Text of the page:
Ovo što sledi je interview koji su sa mnom uradili moje studentkinje, Natalija i Milena – dakle, mlade anglističarke-u-nastajanju, a za nekakav 'projekat' na Filozofskom fakultetu.
Intervju je rađen na engleskom, pa ga u tom obliku i kačim.
Kao ilustracije evo nekih novih (na blogu), do sada nekorišćenih fotki iz nekih mesta netaknutih mojim izveštajima. Ne mislite valjda da sam u onim 'reportima' pokrio baš svako mesto i svaki događaj tokom 12 meseci u USA?
Konkretno, videćete kroz text fotke:
-iz Japanske bašte u San Francisku
-'25 miles drive', zvanično najlepši deo obale u Americi, na putu ka Carmelu (južno od San Franciska)
-snimci sa proslave Božića (tačnije, kićenja jelke, par dana pre Božića – pošto sam baš tog dana već bio u Severnoj Karolini) kod mog dragog domaćina Eda, koga, eto, sticajem okolnosti, i ne pomenuh u ovim reportima…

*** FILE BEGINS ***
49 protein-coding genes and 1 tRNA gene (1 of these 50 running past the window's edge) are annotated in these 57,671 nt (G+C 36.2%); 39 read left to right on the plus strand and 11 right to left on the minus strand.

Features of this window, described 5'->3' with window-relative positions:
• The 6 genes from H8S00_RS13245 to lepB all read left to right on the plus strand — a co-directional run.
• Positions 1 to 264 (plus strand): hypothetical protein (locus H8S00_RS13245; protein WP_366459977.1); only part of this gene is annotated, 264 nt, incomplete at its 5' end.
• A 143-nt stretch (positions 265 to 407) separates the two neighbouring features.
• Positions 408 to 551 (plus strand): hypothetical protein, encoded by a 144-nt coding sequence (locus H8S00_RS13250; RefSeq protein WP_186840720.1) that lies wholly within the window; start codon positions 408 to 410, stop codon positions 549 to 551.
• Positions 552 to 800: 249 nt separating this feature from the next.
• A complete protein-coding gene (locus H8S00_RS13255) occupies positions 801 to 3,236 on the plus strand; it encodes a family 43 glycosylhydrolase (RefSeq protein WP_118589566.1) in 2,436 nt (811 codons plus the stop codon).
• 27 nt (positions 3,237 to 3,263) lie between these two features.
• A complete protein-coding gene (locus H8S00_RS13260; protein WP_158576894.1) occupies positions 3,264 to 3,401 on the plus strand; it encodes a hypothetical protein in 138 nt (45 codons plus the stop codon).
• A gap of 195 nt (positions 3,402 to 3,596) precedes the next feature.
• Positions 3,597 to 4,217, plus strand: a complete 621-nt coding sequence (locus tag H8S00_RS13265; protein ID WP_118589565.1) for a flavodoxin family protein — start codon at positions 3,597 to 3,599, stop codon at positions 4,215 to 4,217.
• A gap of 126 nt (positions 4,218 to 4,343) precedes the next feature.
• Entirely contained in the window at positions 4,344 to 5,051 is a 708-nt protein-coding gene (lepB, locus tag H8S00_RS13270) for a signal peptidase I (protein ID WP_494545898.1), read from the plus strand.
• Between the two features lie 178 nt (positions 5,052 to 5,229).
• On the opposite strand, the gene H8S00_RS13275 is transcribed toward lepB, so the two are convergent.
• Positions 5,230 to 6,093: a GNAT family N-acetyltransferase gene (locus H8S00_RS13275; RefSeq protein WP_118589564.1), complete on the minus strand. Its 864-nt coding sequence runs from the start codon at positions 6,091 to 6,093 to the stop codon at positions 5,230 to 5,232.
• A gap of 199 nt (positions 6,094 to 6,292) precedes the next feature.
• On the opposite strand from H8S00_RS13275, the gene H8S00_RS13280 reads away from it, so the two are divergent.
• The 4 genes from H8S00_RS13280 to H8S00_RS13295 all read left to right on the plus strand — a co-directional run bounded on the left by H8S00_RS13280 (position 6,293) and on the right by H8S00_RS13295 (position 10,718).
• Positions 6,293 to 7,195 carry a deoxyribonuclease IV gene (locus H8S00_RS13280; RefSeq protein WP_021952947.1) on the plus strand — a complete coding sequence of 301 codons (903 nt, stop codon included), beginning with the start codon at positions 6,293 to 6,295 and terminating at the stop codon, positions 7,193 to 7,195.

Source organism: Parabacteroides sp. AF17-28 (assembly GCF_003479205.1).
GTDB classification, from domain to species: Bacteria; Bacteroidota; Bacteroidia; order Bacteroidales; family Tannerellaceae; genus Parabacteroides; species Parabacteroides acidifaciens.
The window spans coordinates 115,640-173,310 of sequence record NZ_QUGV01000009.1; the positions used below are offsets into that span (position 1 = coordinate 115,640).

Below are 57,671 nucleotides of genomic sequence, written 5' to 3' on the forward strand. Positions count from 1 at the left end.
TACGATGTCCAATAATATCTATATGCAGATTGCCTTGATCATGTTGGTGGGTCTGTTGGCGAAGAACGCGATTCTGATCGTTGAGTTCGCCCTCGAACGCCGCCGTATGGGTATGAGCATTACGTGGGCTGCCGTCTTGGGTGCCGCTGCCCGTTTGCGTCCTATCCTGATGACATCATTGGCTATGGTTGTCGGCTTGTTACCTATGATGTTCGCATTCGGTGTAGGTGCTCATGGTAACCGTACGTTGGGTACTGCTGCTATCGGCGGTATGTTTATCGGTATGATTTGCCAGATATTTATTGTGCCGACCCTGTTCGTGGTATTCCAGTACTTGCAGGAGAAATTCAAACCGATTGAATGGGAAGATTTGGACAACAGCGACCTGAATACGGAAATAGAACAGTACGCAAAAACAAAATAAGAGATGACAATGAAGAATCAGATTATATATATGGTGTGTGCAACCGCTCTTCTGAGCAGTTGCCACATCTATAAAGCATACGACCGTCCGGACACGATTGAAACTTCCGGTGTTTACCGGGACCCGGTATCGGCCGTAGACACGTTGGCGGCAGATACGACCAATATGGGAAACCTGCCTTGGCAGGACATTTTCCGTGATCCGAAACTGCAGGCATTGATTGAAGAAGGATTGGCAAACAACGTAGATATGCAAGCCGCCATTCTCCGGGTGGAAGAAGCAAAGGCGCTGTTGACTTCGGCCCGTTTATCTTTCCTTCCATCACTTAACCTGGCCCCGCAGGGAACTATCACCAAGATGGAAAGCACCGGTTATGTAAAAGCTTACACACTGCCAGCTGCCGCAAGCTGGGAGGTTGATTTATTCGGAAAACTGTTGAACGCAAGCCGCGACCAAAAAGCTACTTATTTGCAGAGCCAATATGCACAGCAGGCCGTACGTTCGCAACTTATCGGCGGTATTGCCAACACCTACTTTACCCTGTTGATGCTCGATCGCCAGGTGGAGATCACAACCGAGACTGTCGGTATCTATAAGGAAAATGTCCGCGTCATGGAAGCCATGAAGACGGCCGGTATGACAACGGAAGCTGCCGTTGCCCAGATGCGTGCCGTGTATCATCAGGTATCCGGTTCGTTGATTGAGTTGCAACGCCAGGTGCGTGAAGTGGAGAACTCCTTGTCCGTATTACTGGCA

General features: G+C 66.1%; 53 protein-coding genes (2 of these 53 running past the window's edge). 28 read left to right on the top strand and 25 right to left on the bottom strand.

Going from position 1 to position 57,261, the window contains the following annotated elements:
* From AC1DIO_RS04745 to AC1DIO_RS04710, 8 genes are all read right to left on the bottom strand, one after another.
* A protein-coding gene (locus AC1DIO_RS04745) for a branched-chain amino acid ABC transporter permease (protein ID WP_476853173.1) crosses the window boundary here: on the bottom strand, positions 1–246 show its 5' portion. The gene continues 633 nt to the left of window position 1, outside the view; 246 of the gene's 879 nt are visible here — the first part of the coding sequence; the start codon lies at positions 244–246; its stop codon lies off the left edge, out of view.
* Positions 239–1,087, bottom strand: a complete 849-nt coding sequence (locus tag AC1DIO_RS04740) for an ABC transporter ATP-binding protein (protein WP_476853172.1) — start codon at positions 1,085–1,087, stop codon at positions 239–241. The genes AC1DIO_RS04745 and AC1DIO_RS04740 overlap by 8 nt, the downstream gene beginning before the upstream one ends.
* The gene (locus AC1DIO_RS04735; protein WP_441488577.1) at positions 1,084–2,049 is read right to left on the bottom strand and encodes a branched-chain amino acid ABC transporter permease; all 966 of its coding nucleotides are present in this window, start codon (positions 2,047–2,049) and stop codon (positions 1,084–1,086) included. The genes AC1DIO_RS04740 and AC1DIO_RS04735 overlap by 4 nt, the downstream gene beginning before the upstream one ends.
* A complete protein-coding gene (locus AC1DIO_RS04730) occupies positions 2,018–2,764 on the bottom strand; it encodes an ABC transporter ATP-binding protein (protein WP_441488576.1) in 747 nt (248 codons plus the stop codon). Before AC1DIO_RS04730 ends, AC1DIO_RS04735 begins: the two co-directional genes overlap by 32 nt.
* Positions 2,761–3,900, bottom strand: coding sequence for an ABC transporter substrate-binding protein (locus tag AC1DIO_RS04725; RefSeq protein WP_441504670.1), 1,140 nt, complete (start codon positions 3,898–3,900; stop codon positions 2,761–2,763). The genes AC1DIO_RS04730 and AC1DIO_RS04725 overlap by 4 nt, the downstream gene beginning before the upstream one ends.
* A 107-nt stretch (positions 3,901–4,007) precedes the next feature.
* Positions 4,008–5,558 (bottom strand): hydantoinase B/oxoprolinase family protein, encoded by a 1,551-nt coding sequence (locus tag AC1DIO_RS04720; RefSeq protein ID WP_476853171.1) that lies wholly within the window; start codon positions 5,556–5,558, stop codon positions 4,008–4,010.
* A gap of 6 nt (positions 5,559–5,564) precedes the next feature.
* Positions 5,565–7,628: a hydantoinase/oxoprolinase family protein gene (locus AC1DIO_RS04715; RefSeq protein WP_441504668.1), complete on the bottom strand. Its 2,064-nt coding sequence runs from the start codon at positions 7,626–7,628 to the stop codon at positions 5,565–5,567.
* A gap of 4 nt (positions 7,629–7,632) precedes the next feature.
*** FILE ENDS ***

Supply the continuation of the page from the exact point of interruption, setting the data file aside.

A sad, intervju o mom boravku u USA:
First things first: were you sick on the plane?
I was warned by a certain professor who will not be named here that on my first flight I should have some pills, try to be composed and meditate, and not look through the window or I would start to panic... But none of that happened; I actually enjoyed flying very much. I'm not trying to present myself as some kind of hero - it just felt so natural to be above the clouds that I sat as close to the window as possible whenever I could.
Describe the first impression of America.
Actually the first impression was not so pleasant, because when we arrived there was a storm over Chicago, where we were supposed to land. So, we had to land in Indianapolis, and because of all the technicalities we had to stay on the plane for hours until the storm finished. When we finally arrived in Chicago, we missed the plane we were supposed to catch there, and had to wait for the next flight... So, the beginning was really hard, but not by any means ominous and auspicious.
Give us some details about your stay.